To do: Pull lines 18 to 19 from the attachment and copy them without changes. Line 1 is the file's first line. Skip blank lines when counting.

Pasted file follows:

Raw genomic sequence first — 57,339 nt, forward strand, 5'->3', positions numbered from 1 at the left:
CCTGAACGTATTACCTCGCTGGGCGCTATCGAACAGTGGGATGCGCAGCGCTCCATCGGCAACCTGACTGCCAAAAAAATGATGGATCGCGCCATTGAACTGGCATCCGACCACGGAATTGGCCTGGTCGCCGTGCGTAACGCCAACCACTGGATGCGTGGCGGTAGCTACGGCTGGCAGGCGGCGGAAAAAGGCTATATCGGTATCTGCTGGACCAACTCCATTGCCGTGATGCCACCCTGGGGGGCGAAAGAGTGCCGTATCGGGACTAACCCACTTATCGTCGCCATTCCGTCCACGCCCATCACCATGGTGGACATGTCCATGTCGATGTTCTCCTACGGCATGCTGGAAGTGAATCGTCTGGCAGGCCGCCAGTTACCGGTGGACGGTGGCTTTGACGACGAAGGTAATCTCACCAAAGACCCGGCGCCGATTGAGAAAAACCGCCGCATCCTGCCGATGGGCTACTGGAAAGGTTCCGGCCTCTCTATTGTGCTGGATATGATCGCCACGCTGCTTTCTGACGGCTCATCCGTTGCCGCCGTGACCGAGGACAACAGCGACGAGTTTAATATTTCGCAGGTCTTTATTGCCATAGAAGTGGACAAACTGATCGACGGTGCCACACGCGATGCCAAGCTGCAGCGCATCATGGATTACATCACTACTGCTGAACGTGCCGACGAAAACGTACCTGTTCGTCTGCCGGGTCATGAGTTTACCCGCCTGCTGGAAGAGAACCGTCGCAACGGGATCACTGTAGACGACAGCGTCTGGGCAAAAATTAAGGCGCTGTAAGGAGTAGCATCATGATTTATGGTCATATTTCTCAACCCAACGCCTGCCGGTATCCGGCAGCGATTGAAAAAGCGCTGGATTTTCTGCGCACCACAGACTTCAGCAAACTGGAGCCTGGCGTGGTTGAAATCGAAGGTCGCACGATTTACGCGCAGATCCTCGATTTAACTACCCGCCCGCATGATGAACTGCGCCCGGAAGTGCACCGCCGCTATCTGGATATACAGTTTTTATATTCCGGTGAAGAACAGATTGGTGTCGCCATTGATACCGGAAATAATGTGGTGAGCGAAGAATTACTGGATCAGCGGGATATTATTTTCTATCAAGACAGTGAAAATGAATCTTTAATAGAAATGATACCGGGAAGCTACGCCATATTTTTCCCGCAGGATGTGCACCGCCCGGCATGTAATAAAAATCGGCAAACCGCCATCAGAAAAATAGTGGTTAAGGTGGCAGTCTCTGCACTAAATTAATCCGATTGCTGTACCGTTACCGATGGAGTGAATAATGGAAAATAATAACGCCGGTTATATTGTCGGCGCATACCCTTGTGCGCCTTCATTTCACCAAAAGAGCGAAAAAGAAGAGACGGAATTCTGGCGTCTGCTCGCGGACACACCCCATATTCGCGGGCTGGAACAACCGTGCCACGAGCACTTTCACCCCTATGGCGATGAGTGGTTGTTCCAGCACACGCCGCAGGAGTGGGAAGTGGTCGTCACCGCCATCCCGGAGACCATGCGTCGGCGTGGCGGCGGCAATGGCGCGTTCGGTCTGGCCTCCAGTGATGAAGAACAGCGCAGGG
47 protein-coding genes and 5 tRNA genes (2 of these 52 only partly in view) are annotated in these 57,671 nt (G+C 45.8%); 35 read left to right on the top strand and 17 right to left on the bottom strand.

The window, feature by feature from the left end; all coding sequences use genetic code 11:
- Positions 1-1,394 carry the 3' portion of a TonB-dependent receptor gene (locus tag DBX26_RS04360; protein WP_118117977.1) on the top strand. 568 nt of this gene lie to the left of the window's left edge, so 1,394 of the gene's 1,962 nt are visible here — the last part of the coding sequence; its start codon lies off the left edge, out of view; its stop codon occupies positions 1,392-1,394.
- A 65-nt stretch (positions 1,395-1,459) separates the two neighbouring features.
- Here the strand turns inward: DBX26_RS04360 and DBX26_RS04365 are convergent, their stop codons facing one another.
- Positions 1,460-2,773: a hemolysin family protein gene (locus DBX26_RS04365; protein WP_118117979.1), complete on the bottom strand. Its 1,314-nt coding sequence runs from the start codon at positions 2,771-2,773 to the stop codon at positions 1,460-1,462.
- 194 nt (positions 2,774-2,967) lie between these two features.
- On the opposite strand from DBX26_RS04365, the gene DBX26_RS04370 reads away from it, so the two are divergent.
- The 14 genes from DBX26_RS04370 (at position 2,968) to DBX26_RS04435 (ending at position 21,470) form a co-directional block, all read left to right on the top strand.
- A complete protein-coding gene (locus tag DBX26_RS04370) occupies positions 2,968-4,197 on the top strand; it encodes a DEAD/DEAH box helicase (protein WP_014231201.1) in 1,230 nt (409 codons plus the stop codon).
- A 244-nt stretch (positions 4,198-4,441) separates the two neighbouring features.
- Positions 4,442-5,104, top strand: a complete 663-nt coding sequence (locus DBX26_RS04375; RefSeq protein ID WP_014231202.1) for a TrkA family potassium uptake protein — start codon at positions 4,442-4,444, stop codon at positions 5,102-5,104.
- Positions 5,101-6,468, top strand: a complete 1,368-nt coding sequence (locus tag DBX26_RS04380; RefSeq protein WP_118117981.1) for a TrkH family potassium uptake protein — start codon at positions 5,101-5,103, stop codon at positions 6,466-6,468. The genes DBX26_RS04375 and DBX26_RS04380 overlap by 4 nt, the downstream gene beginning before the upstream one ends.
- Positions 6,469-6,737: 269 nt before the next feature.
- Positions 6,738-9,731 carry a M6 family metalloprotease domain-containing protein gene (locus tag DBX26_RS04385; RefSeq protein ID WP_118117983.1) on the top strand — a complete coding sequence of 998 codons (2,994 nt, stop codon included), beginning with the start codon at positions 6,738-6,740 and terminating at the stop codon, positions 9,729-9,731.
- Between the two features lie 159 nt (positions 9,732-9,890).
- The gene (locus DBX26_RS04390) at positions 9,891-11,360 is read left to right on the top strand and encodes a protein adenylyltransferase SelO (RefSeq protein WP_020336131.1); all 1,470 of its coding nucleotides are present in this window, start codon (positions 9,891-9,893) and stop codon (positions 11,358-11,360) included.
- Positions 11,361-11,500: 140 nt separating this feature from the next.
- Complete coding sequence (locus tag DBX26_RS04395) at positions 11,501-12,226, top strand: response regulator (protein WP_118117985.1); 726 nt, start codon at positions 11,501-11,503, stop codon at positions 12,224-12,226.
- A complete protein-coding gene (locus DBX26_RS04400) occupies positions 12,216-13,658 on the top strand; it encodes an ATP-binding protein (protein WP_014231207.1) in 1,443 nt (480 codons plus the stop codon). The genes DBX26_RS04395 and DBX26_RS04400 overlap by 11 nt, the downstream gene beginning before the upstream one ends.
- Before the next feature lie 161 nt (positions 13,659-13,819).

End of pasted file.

- Between the two features lie 159 nt (positions 9,732-9,890).
- The gene (locus DBX26_RS04390) at positions 9,891-11,360 is read left to right on the top strand and encodes a protein adenylyltransferase SelO (RefSeq protein WP_020336131.1); all 1,470 of its coding nucleotides are present in this window, start codon (positions 9,891-9,893) and stop codon (positions 11,358-11,360) included.